Rep. James Clyburn on being majority whip, golfing and the Electric Slide

The House Majority Whip talks with The Washington Post's Mary Ann Akers about Rep. John Boehner's spastic golf swing, Rep. Steny Hoyer's agility and why he finds strength in turtles.
By Mary Ann Akers
Washington Post Staff Writer
Wednesday, May 5, 2010; 9:17 PM

In his capacity as House majority whip, Rep. James E. Clyburn of South Carolina has one of the more hands-on jobs in Congress. The lead vote counter for the Democratic leadership, his position requires deft diplomacy and powerful persuasion. Where others before him cajoled with brass knuckles -- hello, Tom DeLay, a.k.a. "the Hammer" -- Clyburn's style is softer, more soothing. Hence his preferred nickname: the "Velvet Glove."

If Clyburn had a mascot, it would be a turtle. ("Turtles are important. They're important symbols to me. Slow and methodical, stay focused and every now and then, stick your neck out.")

We sat down with the Velvet Glove in his leadership office in the Capitol this week and talked about everything from his golf game and dance moves to his views, as a black man, on the more racially charged elements of the "tea party" craze.

We also asked Clyburn, who turns 70 in July, about his standing in a leadership structure that tends not to delegate. (House Speaker Nancy Pelosi, herself a former whip, recently declared: "I never stop whipping.")

Q: What's it like being whip in a leadership where power is so centralized at the top? Where does that leave you when they are so involved?

A: When you have a caucus as diverse as our caucus -- we have seven distinct caucuses within our caucus -- when you've got 41 African Americans and 53 Blue Dogs [mostly white southerners] . . . then you've got a different issue when it comes to whipping. So no matter how long Pelosi or Hoyer have been whips, the fact of the matter is I have some attributes in getting this done that they don't have.

You're known as a pretty good golfer. What's your handicap?

My handicap right now is around 13. When I came to Congress it was lower. Before I started running for Congress, I used to be in the single digits.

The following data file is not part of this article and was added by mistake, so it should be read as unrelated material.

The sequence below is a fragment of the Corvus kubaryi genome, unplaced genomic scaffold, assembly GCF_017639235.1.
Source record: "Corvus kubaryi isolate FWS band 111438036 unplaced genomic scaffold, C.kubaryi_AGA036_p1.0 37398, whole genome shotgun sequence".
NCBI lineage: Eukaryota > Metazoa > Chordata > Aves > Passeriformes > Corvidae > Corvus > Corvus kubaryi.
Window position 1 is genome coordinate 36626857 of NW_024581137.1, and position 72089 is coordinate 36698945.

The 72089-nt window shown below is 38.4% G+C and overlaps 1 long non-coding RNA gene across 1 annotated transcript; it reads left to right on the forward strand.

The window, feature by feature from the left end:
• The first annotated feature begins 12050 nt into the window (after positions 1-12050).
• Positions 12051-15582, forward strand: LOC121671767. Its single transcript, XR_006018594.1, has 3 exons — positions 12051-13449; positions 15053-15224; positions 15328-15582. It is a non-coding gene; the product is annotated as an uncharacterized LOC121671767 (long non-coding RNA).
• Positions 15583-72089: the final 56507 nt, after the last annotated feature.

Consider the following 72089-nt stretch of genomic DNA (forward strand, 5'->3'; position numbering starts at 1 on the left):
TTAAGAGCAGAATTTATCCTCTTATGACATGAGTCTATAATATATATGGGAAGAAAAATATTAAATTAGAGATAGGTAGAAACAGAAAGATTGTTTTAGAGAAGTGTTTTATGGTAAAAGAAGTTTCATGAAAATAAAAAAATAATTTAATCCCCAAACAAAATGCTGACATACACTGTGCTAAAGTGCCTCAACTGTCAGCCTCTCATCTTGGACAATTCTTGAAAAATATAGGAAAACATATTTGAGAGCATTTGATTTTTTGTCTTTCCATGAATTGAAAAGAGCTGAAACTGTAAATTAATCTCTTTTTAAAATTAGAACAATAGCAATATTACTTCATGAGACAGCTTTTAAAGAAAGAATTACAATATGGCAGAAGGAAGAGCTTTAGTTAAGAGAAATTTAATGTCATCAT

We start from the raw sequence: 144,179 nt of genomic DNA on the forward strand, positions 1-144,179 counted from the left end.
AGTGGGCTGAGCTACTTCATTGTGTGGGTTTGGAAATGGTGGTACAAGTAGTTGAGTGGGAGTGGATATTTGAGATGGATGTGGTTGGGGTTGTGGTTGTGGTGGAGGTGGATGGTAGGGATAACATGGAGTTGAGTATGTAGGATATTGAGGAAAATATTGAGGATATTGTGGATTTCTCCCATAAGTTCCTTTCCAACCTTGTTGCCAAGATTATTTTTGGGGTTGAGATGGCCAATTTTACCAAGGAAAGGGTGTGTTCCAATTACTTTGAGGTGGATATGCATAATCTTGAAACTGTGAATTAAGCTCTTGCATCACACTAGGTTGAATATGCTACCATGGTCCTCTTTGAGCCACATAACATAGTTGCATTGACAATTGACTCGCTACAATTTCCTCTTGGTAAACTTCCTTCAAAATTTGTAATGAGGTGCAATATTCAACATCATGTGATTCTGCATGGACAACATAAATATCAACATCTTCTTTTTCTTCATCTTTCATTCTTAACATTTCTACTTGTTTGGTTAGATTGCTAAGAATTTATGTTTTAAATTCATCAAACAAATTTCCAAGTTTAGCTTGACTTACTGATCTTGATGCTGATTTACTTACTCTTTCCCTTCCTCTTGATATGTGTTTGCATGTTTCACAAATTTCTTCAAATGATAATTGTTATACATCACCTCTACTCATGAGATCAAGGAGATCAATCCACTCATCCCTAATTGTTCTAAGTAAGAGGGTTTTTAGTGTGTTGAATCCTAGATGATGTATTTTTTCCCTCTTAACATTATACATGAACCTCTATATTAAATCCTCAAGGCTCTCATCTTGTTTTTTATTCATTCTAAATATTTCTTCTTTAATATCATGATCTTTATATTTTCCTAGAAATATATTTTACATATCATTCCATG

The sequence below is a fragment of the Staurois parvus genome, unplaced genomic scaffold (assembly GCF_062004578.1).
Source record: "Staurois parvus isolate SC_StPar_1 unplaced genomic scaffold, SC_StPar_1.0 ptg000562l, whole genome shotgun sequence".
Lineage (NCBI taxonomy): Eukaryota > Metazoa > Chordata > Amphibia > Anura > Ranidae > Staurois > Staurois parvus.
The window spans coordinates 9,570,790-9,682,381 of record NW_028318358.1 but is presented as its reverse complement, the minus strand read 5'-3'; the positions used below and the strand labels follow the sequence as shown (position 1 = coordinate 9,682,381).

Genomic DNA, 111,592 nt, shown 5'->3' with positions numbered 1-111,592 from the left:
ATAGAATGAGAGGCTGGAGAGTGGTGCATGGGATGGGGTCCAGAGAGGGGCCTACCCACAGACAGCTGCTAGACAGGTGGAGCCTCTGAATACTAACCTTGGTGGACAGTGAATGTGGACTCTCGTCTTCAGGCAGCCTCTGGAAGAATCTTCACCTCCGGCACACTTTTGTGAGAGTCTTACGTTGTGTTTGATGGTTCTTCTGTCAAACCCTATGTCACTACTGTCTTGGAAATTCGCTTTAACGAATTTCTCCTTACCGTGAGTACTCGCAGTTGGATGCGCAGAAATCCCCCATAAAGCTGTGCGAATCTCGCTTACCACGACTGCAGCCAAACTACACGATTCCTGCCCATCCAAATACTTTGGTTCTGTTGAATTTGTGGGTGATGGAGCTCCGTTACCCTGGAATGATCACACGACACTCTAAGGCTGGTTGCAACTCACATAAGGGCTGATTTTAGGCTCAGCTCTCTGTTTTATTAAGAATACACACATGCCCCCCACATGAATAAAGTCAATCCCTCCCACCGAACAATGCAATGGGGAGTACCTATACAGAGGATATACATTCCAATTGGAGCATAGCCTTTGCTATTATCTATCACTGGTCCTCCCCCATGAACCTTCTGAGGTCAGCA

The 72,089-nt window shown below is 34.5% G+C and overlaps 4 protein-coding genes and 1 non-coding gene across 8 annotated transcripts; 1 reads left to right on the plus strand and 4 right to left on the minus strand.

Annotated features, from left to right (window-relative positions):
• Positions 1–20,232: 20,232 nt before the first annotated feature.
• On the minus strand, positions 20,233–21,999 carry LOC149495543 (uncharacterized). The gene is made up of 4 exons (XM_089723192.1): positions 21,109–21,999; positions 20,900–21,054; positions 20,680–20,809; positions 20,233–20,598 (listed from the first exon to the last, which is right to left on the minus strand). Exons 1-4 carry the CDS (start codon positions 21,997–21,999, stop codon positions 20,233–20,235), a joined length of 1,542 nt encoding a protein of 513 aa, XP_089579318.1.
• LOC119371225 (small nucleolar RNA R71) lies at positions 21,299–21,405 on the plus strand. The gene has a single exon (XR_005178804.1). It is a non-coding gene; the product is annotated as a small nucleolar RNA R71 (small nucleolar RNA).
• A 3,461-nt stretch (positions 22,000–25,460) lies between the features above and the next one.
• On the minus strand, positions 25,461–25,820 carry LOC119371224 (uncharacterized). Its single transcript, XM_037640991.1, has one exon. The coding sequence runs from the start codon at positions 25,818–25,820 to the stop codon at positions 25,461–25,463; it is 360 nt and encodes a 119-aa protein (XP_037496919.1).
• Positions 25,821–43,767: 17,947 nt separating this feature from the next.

If you could play golf against one pro, who would you choose?

I've never played with Tiger Woods. I've played with Phil Mickelson, who's the Number 2 guy. I've played with Steve Stricker, who's the Number 3 guy. So if you look at the top 10 golfers, I think I've played with about half of 'em.

Have you ever played against [House Minority Leader] John Boehner?

Yes, absolutely I've played against him plenty of times. He's a good golfer. He's got a swing that's more like Jim Furyk than it is Tiger Woods.

So he's a little spastic in the swing?

Yeah, very much so.

How worried are you about the violent elements of the tea party-ization of the country. Are you worried about the president's security? Are you worried about your own security as a black leader?

Not one bit. . . . People are going to look back on this health care and they're going to wonder: "Why did people resist this so?" And I think that people will look back on the presidency of Barack Obama and they're going to say, "I wonder why so many people had so many anxious moments when they elected the first African American president." 'Cause a lot of this has got to do with that.

A video of you [and House Majority Leader Steny Hoyer] doing the Electric Slide recently went -- if not viral -- on YouTube. And you're a pretty good dancer. And I was just wondering who the other hidden talents of the dance floor are in the House Democratic Caucus.

The speaker's a good dancer. A lot of people may not know that, but she is. . . . Steny wanted to do it. For some strange reason he turned to me and said, "Man, do y'all do the Electric Slide here?" What we should have done, we should have turned the Charleston shuffle on to see if he really could dance. Because the Electric Slide is sort of a wedding reception kind of thing.

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